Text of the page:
Allow me to be Verne Lundquist for a moment. If you’ve ever watched a CBS College Football game on Saturday afternoon, you know what I’m talking about. If not, Verne Lundquist is what I call the King of Hard-luck stories. He finds the most disastrous story about one of the players in the game and milks it for all it’s worth for the next three and a half hours. In any case………
These are my boys. I swear I would be the best Team Mom for the Colts. They’d probably all be really fat and unable to play because I’d just keep baking them cookies, cakes, and pies and really fatty southern food, but hey…they’d love me. 🙂 I’ve often wondered if such a position exists and if so, how on earth do I apply for that job. I would love to take care of the rookies and help get them oriented to their new surroundings before they get their welcome to the NFL moment. Of course I’d baby them and they’d never grow up, but who cares…I’d be so good at it. In the course of these gentlemen becoming “my boys,” I’ve learned quite a bit about them. Some of them I know their statistics, some of them I know their background and how they got to the NFL, and some of them I know both of those things about them.
Take, for instance, Gary Brackett: he’s a linebacker from Rutgers, but has the cutest, most pinchable cheeks I’ve ever seen on a grown man. He had 123 total tackles this season, 72 of them were solo. But what you might not know about him is that he lost his father, mother, and brother to three different medical problems all in a 16 month span starting at the end of 2003. He dedicates a lot of his playing to them and just keeps going.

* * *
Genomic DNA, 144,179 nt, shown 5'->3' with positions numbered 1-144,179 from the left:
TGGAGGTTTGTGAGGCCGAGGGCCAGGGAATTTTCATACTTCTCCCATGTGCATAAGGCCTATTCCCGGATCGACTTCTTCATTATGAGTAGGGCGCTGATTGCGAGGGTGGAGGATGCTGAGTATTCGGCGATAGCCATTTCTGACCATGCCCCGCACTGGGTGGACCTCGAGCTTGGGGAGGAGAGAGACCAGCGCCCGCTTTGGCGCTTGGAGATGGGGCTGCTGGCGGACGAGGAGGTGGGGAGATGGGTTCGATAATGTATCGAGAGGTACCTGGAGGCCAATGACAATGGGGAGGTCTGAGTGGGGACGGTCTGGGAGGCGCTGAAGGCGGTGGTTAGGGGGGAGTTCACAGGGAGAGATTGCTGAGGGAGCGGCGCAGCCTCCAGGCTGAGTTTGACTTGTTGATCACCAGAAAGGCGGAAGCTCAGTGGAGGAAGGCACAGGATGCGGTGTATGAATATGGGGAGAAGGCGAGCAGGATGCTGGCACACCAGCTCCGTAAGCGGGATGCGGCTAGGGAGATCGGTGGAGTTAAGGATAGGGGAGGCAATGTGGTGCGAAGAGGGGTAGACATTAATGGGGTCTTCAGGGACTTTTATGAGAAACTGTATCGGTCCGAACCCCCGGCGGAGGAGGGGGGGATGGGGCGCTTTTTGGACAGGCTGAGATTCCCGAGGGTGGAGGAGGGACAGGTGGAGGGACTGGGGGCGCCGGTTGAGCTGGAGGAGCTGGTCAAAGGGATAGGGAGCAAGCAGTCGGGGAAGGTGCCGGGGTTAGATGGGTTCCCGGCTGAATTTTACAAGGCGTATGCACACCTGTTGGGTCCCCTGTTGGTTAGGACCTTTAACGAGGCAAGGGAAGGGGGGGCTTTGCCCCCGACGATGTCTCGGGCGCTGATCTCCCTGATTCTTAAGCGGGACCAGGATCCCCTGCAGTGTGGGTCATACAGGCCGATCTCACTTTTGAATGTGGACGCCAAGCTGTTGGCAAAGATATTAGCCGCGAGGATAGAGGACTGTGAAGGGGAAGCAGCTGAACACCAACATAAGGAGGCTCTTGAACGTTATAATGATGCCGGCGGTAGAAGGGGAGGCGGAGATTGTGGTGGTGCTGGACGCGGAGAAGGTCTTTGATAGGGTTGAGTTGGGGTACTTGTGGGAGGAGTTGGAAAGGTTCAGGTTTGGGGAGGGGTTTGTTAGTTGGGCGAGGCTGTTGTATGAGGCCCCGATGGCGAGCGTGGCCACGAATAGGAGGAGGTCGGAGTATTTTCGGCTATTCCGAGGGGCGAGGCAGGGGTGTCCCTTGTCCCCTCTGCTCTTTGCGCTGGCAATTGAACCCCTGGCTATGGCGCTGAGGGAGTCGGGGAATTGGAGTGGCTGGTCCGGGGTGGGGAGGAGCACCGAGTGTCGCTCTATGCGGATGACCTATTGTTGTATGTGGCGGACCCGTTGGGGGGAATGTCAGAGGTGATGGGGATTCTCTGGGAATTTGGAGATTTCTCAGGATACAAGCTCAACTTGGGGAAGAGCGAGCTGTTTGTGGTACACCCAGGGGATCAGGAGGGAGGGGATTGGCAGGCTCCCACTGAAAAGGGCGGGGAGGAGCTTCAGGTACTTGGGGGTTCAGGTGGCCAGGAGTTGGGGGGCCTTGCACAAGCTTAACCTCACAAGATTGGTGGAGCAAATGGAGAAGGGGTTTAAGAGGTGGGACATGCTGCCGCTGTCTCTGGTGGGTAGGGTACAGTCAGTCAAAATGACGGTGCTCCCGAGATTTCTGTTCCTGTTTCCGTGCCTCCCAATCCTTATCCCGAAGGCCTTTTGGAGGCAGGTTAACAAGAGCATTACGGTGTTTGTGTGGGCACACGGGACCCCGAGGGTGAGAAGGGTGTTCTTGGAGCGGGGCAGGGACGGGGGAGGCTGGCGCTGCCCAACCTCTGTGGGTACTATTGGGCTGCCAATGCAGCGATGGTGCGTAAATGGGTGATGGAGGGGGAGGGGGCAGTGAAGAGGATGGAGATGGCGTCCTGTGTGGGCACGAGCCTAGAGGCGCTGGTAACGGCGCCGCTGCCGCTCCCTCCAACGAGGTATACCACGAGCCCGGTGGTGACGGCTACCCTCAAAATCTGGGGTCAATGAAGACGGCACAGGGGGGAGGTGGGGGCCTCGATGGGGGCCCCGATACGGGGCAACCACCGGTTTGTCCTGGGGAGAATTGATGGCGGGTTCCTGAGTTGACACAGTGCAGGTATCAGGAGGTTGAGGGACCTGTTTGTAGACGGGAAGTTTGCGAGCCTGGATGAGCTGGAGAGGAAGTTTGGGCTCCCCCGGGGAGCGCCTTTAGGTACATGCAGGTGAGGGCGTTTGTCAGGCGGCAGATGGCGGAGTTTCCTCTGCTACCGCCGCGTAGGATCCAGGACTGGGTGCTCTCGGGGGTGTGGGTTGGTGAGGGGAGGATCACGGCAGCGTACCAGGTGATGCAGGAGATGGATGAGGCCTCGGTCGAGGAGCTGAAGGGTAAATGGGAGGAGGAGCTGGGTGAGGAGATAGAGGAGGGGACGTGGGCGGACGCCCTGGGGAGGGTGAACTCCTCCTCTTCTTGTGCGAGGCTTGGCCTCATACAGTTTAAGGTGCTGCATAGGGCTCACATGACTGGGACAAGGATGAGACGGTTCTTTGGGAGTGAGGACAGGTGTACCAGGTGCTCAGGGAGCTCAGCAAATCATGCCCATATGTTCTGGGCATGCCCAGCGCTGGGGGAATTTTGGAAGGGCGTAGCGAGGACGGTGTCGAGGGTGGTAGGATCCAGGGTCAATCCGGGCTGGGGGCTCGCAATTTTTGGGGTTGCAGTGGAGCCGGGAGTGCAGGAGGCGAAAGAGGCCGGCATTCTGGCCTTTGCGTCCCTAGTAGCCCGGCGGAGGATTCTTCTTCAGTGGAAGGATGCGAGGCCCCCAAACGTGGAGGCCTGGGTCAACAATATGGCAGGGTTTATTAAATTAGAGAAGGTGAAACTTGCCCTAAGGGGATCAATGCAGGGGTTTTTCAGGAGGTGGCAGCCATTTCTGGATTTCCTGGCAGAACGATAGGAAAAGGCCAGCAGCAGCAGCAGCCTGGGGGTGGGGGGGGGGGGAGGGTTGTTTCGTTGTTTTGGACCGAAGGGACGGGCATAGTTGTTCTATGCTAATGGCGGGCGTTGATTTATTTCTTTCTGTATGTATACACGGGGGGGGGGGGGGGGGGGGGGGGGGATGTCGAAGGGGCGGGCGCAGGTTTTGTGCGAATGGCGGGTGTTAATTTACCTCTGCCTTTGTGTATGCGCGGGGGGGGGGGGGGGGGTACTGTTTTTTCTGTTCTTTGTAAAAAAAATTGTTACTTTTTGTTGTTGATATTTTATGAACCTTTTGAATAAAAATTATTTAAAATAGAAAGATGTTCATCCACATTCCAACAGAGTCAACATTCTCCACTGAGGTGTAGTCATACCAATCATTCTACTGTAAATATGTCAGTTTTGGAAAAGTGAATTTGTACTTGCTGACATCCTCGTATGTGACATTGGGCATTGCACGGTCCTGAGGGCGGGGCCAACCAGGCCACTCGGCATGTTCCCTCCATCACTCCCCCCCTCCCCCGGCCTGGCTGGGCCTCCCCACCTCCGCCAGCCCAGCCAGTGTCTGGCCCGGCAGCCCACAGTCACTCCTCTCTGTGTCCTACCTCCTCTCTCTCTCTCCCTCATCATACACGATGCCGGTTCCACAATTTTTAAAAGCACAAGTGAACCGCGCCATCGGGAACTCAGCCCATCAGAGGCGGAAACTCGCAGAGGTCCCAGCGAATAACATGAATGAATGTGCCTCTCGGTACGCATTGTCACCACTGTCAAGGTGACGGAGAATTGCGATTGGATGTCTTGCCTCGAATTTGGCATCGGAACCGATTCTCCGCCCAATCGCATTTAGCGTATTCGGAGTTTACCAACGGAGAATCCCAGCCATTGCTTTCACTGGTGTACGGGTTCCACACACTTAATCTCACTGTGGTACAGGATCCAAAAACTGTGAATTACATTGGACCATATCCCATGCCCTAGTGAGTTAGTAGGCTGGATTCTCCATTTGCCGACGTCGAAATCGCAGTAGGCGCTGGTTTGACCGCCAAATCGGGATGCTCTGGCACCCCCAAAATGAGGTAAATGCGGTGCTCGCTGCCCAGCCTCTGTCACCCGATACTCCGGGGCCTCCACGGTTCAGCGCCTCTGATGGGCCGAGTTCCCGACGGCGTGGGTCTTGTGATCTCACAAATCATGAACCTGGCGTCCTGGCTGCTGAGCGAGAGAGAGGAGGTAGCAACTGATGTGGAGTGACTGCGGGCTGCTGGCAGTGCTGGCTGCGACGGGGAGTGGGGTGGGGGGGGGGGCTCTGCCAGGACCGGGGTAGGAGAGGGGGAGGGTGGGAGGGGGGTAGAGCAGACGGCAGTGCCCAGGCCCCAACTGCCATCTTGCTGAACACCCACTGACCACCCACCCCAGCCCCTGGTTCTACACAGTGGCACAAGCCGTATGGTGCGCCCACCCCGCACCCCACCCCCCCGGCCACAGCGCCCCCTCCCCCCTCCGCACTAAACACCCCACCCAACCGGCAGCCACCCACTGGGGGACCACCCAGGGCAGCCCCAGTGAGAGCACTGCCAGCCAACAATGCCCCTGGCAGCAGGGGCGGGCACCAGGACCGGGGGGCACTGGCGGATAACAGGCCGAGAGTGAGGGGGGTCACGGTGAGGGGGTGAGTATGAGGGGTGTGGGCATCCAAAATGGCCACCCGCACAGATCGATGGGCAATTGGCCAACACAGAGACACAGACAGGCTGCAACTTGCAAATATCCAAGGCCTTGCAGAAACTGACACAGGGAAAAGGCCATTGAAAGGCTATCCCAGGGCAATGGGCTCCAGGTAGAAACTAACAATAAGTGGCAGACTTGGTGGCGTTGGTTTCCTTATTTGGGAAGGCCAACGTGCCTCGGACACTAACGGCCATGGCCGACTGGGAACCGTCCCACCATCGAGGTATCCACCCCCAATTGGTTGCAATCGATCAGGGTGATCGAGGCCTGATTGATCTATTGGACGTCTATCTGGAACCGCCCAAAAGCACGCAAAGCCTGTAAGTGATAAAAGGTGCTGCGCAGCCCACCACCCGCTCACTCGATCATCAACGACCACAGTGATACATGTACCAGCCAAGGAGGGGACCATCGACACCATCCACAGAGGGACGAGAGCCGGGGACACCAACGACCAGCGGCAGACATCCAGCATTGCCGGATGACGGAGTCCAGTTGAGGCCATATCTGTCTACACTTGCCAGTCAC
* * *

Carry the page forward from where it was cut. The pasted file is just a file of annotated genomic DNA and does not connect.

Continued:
Take, for instance, Dallas Clark: he’s a tight end from Iowa who has one of the best smiles I’ve ever seen. I’ve taken to calling him my baby boy because I just love him. I fell apart when he hit the ground in the Philly game with what they thought was a torn ACL. Turns out it was a partial tear that has healed itself enough for him to be the biggest producers for the Colts in the postseason. He leads the league in receiving yards for the postseason. That has never happened in his career (regular season or otherwise). But his is of a different story. The week of his high school graduation, his mother died of a sudden heart attack. He competed in a district track meet a few days after her death. He played defense in high school, but his college coach moved him to tight end. This was after he walked on to the team and didn’t receive a scholarship until his junior year. Prior to the scholarship he worked his way through college working for the grounds crew of the Iowa Hawkeye’s stadium. And he worked on that grounds crew like his life depended on it being so incredibly proud of the patch of grass near the 20 yard line that he was responsible for. After being granted a scholarship, he started all 13 games as he helped lead Iowa to its first undefeated conference season in 80 years. His biggest game came against Purdue where on his first touchdown he broke a tackle and raced 95 yards for a touchdown. It was the longest pass play in Kinnick Stadium history and the second longest in school history. His second touchdown came with Iowa down 28-24, he caught a seven yard pass on fourth and goal to give Iowa a 31-28 win. He was a consensus first team All-American. He won the John Mackey Award for the country’s best tight end after that season. He left Iowa with 1,281 career receiving yards in just two years at the tight end position. All this from a kid who lost his mom the week before he graduated from high school. His wristbands every Sunday have “MOM” written on them.